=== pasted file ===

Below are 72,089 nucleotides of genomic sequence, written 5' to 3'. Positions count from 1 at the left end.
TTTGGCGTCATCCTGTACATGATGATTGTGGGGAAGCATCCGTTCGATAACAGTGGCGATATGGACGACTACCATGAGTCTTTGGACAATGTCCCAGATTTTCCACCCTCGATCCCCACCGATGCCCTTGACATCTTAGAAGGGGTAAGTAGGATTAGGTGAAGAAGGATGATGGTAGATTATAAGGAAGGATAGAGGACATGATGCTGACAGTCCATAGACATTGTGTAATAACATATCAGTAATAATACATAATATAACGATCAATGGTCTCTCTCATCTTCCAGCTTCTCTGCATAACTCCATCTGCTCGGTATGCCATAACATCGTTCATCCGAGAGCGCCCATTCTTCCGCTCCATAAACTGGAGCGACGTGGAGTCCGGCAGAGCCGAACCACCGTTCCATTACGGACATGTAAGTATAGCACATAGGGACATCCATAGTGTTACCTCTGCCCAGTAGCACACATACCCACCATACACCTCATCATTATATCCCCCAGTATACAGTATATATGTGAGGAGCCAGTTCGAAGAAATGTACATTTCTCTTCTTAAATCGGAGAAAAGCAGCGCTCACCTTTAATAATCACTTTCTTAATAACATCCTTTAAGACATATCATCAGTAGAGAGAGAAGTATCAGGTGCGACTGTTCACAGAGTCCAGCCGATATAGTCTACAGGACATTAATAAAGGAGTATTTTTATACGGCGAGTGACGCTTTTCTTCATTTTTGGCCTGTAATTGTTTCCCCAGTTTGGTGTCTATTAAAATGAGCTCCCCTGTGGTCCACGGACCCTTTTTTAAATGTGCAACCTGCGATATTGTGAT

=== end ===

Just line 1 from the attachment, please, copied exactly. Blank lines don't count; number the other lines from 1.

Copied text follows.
Below are 72,089 nucleotides of genomic sequence, written 5' to 3'. Positions count from 1 at the left end.